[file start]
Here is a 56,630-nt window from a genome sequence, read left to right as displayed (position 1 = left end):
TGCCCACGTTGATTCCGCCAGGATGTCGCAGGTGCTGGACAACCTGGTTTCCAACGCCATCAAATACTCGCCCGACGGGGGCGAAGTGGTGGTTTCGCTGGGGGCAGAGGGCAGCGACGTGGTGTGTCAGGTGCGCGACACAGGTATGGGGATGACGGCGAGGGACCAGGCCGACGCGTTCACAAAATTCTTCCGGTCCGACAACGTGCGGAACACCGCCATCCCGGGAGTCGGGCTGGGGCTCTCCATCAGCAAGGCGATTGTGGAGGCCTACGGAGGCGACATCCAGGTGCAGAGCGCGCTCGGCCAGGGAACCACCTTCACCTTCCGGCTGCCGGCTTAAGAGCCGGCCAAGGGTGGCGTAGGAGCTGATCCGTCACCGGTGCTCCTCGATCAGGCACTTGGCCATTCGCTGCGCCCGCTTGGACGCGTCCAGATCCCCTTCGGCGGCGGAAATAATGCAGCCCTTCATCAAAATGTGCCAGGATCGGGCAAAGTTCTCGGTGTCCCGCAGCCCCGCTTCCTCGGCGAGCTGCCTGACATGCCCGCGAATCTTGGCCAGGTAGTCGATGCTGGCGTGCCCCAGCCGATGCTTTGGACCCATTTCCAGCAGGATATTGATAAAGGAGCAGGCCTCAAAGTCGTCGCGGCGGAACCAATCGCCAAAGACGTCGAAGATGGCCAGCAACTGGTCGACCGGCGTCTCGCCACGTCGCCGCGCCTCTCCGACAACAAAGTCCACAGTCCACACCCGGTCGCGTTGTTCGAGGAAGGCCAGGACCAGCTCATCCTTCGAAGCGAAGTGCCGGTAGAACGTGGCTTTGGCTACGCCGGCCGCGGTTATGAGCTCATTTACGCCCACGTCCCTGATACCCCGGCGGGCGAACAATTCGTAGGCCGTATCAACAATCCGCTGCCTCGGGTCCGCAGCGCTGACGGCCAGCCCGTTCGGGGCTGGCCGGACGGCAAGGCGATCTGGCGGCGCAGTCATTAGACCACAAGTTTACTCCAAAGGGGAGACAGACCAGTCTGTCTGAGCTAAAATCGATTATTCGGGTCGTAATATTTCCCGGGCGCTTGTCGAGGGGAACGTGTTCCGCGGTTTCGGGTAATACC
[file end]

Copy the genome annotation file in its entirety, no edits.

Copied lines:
Here is a 56,630-nt window from a genome sequence, read left to right as displayed (position 1 = left end):
TGCCCACGTTGATTCCGCCAGGATGTCGCAGGTGCTGGACAACCTGGTTTCCAACGCCATCAAATACTCGCCCGACGGGGGCGAAGTGGTGGTTTCGCTGGGGGCAGAGGGCAGCGACGTGGTGTGTCAGGTGCGCGACACAGGTATGGGGATGACGGCGAGGGACCAGGCCGACGCGTTCACAAAATTCTTCCGGTCCGACAACGTGCGGAACACCGCCATCCCGGGAGTCGGGCTGGGGCTCTCCATCAGCAAGGCGATTGTGGAGGCCTACGGAGGCGACATCCAGGTGCAGAGCGCGCTCGGCCAGGGAACCACCTTCACCTTCCGGCTGCCGGCTTAAGAGCCGGCCAAGGGTGGCGTAGGAGCTGATCCGTCACCGGTGCTCCTCGATCAGGCACTTGGCCATTCGCTGCGCCCGCTTGGACGCGTCCAGATCCCCTTCGGCGGCGGAAATAATGCAGCCCTTCATCAAAATGTGCCAGGATCGGGCAAAGTTCTCGGTGTCCCGCAGCCCCGCTTCCTCGGCGAGCTGCCTGACATGCCCGCGAATCTTGGCCAGGTAGTCGATGCTGGCGTGCCCCAGCCGATGCTTTGGACCCATTTCCAGCAGGATATTGATAAAGGAGCAGGCCTCAAAGTCGTCGCGGCGGAACCAATCGCCAAAGACGTCGAAGATGGCCAGCAACTGGTCGACCGGCGTCTCGCCACGTCGCCGCGCCTCTCCGACAACAAAGTCCACAGTCCACACCCGGTCGCGTTGTTCGAGGAAGGCCAGGACCAGCTCATCCTTCGAAGCGAAGTGCCGGTAGAACGTGGCTTTGGCTACGCCGGCCGCGGTTATGAGCTCATTTACGCCCACGTCCCTGATACCCCGGCGGGCGAACAATTCGTAGGCCGTATCAACAATCCGCTGCCTCGGGTCCGCAGCGCTGACGGCCAGCCCGTTCGGGGCTGGCCGGACGGCAAGGCGATCTGGCGGCGCAGTCATTAGACCACAAGTTTACTCCAAAGGGGAGACAGACCAGTCTGTCTGAGCTAAAATCGATTATTCGGGTCGTAATATTTCCCGGGCGCTTGTCGAGGGGAACGTGTTCCGCGGTTTCGGGTAATACC